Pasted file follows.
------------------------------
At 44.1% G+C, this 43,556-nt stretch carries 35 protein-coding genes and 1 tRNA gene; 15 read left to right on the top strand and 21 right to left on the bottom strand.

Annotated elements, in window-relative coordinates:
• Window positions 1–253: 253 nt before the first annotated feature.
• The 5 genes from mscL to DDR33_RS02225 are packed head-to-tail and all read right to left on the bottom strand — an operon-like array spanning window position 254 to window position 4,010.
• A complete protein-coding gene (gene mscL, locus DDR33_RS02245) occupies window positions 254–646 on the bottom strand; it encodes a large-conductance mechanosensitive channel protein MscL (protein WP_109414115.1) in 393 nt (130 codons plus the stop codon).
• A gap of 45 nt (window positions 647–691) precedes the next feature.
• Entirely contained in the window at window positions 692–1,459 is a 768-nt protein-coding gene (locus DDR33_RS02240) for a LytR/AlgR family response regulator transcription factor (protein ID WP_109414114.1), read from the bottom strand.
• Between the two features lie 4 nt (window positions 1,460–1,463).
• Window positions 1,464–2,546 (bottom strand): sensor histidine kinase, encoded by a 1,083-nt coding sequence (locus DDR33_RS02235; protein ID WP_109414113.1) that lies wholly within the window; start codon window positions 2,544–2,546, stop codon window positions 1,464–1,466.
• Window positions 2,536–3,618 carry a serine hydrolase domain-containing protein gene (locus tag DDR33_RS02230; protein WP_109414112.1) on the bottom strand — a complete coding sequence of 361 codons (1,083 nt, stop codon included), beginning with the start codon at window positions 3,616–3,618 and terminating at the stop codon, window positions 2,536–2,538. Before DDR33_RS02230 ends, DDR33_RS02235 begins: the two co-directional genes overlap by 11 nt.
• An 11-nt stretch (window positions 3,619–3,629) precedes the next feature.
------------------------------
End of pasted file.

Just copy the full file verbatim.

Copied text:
At 44.1% G+C, this 43,556-nt stretch carries 35 protein-coding genes and 1 tRNA gene; 15 read left to right on the top strand and 21 right to left on the bottom strand.

Annotated elements, in window-relative coordinates:
• Window positions 1–253: 253 nt before the first annotated feature.
• The 5 genes from mscL to DDR33_RS02225 are packed head-to-tail and all read right to left on the bottom strand — an operon-like array spanning window position 254 to window position 4,010.
• A complete protein-coding gene (gene mscL, locus DDR33_RS02245) occupies window positions 254–646 on the bottom strand; it encodes a large-conductance mechanosensitive channel protein MscL (protein WP_109414115.1) in 393 nt (130 codons plus the stop codon).
• A gap of 45 nt (window positions 647–691) precedes the next feature.
• Entirely contained in the window at window positions 692–1,459 is a 768-nt protein-coding gene (locus DDR33_RS02240) for a LytR/AlgR family response regulator transcription factor (protein ID WP_109414114.1), read from the bottom strand.
• Between the two features lie 4 nt (window positions 1,460–1,463).
• Window positions 1,464–2,546 (bottom strand): sensor histidine kinase, encoded by a 1,083-nt coding sequence (locus DDR33_RS02235; protein ID WP_109414113.1) that lies wholly within the window; start codon window positions 2,544–2,546, stop codon window positions 1,464–1,466.
• Window positions 2,536–3,618 carry a serine hydrolase domain-containing protein gene (locus tag DDR33_RS02230; protein WP_109414112.1) on the bottom strand — a complete coding sequence of 361 codons (1,083 nt, stop codon included), beginning with the start codon at window positions 3,616–3,618 and terminating at the stop codon, window positions 2,536–2,538. Before DDR33_RS02230 ends, DDR33_RS02235 begins: the two co-directional genes overlap by 11 nt.
• An 11-nt stretch (window positions 3,619–3,629) precedes the next feature.